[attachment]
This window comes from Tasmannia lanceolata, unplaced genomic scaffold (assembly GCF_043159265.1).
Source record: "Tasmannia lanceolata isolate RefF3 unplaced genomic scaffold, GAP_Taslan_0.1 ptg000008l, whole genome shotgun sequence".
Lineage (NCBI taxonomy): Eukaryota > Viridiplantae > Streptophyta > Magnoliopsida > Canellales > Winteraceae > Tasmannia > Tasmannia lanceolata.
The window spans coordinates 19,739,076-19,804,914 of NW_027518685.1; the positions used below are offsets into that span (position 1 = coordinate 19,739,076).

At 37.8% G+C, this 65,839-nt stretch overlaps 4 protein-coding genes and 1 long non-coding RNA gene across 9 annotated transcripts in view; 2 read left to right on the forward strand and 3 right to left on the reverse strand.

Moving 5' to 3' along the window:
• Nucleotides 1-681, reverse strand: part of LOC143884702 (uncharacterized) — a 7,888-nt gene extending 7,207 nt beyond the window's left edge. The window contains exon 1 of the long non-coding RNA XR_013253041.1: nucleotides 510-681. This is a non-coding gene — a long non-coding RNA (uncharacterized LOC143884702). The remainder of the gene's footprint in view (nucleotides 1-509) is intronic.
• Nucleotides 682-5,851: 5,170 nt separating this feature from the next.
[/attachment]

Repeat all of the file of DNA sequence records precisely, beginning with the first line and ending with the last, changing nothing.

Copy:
This window comes from Tasmannia lanceolata, unplaced genomic scaffold (assembly GCF_043159265.1).
Source record: "Tasmannia lanceolata isolate RefF3 unplaced genomic scaffold, GAP_Taslan_0.1 ptg000008l, whole genome shotgun sequence".
Lineage (NCBI taxonomy): Eukaryota > Viridiplantae > Streptophyta > Magnoliopsida > Canellales > Winteraceae > Tasmannia > Tasmannia lanceolata.
The window spans coordinates 19,739,076-19,804,914 of NW_027518685.1; the positions used below are offsets into that span (position 1 = coordinate 19,739,076).

At 37.8% G+C, this 65,839-nt stretch overlaps 4 protein-coding genes and 1 long non-coding RNA gene across 9 annotated transcripts in view; 2 read left to right on the forward strand and 3 right to left on the reverse strand.

Moving 5' to 3' along the window:
• Nucleotides 1-681, reverse strand: part of LOC143884702 (uncharacterized) — a 7,888-nt gene extending 7,207 nt beyond the window's left edge. The window contains exon 1 of the long non-coding RNA XR_013253041.1: nucleotides 510-681. This is a non-coding gene — a long non-coding RNA (uncharacterized LOC143884702). The remainder of the gene's footprint in view (nucleotides 1-509) is intronic.
• Nucleotides 682-5,851: 5,170 nt separating this feature from the next.